Your Complete and Total Guide to 48 Hours in Budapest
Budapest is the city you’ve been looking for. It has everything: the art, the history, the complex geographic culture, and of course, the food. This is the ultimate city to visit in Eastern Europe, and I have the complete and total guide just for you so you can start your post-COVID travels off right.
Before you go, you should be aware that the city of Budapest is actually split into two regions. Buda, the west side, and Pest, the east side. These sides are split by the Danube River. This might make it easier or more difficult for you to tour the city, depending on how confused you may get trying to keep track of which side you’re on. That’s why our two days are going to be pretty evenly split between the two sides of the Danube River.
As one does when they visit any European city, you have to start off your day with brunch. It’s a thing, you might as well get used to it. And if you’re asking for my oh-so-professional opinion, you should start your mid-morning enjoying brunch at Central Cafe and Restaurant. Opened as a restaurant in 1887 in Pest, this cafe has all the vibes you could ever want. Its tall windows, glossy wood in- and exterior, an abundance of plants, and warm lights make for a filter-free Instagram post, I promise. Not to mention the food is phenomenal, accurately reviving the peak of the golden age of gastronomy in Hungary. Everything from lots of potatoes and meat to beautifully presented cakes, stuffed quiches, and fresh fish. If you’re in the mood for a more American-style meal, they have lots of different egg, meat, and pancake options. They open every day at 0800.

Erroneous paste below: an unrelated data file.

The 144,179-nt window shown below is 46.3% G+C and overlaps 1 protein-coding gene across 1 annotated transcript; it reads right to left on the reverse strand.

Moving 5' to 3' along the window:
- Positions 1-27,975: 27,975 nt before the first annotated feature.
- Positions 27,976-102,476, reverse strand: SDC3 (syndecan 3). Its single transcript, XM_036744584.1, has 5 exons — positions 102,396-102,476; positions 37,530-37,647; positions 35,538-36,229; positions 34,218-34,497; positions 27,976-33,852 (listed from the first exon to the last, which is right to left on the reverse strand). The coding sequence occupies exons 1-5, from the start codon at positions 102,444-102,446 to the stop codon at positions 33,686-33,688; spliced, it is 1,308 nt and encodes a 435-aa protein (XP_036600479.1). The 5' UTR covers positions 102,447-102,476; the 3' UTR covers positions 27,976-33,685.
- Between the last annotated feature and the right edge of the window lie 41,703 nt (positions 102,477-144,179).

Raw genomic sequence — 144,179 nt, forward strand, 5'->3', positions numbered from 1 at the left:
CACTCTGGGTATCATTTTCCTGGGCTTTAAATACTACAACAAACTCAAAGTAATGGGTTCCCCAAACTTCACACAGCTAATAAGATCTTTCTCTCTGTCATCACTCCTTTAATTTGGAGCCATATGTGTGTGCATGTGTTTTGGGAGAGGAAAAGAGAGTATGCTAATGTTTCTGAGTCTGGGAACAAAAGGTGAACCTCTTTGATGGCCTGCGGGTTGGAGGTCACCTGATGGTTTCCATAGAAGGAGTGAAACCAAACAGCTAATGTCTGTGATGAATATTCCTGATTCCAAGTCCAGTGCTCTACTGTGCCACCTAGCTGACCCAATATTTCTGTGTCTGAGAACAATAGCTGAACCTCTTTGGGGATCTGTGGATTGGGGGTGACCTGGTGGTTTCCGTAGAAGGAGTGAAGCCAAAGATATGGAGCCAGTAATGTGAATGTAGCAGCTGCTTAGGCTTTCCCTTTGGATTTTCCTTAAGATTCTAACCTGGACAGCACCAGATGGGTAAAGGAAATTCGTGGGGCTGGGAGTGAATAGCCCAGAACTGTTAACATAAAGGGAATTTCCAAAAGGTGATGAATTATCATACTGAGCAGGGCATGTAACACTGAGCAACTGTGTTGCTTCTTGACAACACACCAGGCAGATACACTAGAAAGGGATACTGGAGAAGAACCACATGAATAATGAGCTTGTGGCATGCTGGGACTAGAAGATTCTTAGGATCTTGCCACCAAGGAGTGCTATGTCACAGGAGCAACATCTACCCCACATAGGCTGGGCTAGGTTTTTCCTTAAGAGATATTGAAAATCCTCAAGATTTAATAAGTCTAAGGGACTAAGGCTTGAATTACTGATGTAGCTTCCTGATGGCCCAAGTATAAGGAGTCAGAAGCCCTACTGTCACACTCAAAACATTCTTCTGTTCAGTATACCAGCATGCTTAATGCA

After you finish your brunch, you’ll have all the energy you'll need to enter further into downtown Budapest. You’ll have a few different options for getting around the city: taxi, public transport, by foot, bicycle, personal vehicle, or tour bus. I personally recommend traveling through Budapest using the official City Sightseeing Hop-On Hop-Off bus company. You can buy tickets for their buses online or at the kiosks in Budapest. Either way, I would say that after a little research it is the most physically and financially efficient way to get around the city.
As you continue through Pest, you should visit the Shoes on the Danube Bank, a Holocaust memorial monument of bronze shoes in honor of the thousands of Jews in Budapest that were executed along the riverbank. If you continue your walk north, you’ll find the Hungarian Parliament. This Gothic-style building has many open rooms for you to visit. Even if you don’t go inside, its exterior is wonderful to admire even for just a few minutes during the day and especially at night. If you’re caught up in the European lifestyle, you can sit for a few minutes and enjoy a coffee or rich hot chocolate at a nearby cafe called the Tulipán Cafe and Bistro. Continue your journey by crossing the Danube via Széchenyi Chain Bridge in Buda.